In Braden P’ship, LP v. Twin City Fire Ins. Co., the Northern District of California found that, under a general partners liability policy, a sealed and unserved complaint was not “first-made” against insured partner during the policy period, as the policy provided that a claim is first made “on the date that a summons or similar document is first served upon [an insured].”
Braden P’ship arose out of a coverage dispute involving a general partners’ liability policy that was issued for the August 15, 2011 to June 1, 2012 policy period. The insured brought the coverage action against the carrier after the carrier denied coverage for a pending qui tam action that was filed against the insured by the Department of Justice. In its motion to dismiss, the carrier argued that, because the complaint in the qui tam action was sealed and remained unserved, it did not qualify as a claim first made during its policy period because the policy provided that a “[c]laim shall be deemed to have been first made against a[n] [insured] on the date that a summons or similar document is first served upon such [insured]. . . .” The court found that the policy language “unambiguously requires service of summons or a similar document to trigger coverage of a claim.” Consequently, the court held that the carrier’s coverage obligations were not triggered and granted the carrier’s motion.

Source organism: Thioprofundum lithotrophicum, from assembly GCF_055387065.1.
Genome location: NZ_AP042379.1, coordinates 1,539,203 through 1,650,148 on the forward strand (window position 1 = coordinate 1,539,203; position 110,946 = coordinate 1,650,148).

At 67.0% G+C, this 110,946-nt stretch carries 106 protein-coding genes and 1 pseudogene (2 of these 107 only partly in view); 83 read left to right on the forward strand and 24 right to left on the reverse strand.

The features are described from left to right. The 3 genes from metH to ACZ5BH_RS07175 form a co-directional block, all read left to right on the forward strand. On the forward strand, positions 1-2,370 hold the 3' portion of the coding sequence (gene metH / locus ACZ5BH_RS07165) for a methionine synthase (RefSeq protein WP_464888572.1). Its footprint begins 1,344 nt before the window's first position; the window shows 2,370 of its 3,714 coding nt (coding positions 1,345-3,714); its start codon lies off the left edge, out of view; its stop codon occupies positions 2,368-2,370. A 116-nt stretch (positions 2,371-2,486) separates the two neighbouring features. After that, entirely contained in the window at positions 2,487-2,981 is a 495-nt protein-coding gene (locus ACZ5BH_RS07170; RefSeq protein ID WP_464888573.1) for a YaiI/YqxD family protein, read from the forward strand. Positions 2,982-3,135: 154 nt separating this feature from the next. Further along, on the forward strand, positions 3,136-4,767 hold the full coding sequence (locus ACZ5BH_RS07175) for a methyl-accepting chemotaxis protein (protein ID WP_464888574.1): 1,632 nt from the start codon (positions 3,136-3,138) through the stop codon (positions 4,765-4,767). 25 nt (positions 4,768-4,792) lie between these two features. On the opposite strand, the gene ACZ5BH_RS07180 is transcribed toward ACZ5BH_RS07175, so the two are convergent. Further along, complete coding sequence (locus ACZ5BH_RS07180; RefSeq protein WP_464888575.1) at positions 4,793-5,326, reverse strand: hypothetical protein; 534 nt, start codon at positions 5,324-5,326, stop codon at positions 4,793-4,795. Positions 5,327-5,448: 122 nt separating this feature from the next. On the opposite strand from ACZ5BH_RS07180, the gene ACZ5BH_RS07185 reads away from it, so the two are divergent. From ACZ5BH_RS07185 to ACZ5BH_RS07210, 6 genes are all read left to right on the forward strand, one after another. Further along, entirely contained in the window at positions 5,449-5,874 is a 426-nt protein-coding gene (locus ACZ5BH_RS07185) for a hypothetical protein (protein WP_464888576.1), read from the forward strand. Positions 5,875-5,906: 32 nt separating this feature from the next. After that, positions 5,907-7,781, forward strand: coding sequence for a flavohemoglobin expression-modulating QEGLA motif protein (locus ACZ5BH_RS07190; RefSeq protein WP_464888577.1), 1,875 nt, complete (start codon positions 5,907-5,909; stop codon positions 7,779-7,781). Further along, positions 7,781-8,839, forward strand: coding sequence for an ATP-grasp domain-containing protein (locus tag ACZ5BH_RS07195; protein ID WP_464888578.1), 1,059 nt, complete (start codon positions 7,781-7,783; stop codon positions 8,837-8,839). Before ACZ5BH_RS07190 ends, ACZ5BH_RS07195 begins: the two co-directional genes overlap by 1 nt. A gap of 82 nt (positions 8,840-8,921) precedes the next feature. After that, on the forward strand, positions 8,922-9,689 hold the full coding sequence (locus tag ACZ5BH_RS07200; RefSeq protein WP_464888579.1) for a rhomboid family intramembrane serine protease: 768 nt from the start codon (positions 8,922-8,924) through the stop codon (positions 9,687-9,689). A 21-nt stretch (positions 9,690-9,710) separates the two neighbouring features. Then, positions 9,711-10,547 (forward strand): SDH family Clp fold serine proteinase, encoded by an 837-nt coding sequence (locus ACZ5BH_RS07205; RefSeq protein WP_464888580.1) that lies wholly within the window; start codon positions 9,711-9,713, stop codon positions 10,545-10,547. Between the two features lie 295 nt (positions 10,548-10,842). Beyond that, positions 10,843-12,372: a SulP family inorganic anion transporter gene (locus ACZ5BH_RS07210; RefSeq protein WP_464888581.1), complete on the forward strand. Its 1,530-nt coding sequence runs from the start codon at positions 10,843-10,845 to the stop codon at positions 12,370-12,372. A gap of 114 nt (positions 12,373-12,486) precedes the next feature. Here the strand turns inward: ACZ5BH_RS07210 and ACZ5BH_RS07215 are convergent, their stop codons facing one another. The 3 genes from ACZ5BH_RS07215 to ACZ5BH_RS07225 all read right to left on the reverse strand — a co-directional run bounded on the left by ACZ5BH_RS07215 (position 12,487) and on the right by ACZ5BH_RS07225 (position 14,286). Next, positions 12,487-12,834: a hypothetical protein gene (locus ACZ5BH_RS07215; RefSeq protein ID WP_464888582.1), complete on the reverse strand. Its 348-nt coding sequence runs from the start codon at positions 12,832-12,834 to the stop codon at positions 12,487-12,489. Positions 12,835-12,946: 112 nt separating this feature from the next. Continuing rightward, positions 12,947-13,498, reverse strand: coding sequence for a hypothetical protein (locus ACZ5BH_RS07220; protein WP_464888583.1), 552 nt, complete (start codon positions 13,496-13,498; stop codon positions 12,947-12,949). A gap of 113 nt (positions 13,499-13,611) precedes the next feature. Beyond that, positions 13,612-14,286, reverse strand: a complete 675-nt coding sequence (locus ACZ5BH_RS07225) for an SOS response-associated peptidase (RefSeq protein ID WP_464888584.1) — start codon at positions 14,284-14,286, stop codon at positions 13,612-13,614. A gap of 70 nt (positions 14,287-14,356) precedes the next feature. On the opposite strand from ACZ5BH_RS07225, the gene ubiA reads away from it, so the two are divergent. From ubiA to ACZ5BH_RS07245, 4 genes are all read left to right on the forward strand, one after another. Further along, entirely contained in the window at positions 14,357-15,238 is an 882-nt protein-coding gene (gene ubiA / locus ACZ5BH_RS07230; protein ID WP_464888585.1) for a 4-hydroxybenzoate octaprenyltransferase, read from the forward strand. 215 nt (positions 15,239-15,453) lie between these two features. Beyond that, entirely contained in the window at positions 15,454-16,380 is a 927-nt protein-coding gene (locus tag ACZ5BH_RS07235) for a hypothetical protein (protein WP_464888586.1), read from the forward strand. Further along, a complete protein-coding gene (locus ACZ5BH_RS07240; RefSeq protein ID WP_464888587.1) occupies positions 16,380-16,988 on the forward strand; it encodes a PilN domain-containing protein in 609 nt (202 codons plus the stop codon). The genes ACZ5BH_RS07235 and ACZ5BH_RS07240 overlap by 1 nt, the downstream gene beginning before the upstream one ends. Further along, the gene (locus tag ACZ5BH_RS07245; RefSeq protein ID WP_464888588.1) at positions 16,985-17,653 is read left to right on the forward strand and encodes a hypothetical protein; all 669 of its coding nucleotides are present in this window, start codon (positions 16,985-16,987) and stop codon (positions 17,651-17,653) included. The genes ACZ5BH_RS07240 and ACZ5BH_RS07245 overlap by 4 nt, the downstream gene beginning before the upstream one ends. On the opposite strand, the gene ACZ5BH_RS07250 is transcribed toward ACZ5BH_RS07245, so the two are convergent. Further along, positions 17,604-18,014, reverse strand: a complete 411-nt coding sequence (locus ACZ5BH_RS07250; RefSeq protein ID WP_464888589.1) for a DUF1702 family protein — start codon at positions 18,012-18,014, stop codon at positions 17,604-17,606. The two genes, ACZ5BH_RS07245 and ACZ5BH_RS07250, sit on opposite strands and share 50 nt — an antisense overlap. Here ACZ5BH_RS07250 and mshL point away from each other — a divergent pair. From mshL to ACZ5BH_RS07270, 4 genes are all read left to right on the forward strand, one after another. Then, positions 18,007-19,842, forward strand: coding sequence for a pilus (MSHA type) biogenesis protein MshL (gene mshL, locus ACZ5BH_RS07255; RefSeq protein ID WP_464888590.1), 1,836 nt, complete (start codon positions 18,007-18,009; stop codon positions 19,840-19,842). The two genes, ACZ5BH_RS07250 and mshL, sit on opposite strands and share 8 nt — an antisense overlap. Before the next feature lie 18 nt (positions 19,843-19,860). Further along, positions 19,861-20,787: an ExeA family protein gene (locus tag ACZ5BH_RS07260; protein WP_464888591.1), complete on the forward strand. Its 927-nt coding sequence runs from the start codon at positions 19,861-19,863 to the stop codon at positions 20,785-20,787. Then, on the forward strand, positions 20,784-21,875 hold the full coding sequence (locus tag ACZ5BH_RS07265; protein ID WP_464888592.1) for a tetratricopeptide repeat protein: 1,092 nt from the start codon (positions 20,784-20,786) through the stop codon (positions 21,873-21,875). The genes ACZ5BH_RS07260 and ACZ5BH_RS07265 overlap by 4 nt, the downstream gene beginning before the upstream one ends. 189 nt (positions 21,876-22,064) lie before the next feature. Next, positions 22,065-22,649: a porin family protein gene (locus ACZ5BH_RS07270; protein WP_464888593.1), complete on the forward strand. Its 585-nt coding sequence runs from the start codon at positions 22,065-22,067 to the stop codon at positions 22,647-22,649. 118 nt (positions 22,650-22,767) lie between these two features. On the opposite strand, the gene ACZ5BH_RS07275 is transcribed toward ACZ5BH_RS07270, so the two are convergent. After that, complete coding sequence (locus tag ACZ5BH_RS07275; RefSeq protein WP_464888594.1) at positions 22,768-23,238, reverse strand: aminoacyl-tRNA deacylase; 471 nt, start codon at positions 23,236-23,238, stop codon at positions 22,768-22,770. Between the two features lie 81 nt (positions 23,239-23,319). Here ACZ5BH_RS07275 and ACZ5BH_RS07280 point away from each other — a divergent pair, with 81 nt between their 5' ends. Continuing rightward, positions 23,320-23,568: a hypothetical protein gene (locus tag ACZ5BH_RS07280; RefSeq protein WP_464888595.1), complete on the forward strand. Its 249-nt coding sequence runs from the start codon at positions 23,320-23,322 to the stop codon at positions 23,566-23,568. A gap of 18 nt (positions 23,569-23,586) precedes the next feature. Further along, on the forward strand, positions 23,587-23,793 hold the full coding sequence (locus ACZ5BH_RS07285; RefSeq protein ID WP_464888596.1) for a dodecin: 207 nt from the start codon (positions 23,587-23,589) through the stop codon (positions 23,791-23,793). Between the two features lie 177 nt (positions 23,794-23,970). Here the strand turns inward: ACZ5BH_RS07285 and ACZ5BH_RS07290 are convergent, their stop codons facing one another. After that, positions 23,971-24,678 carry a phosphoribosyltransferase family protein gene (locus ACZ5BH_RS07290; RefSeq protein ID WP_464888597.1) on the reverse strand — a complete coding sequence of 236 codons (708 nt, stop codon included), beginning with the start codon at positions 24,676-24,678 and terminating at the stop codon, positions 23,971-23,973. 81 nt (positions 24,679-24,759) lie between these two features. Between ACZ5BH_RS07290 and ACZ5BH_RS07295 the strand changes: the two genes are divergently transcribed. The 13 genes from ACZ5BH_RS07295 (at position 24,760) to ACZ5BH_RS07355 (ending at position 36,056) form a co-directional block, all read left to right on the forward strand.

Braden P’ship, LP v. Twin City Fire Ins. Co., Case No.14-cv-01689 (N.D. Cal. Apr. 3, 2015).
Originally published in California Insurance Law Review - 2015
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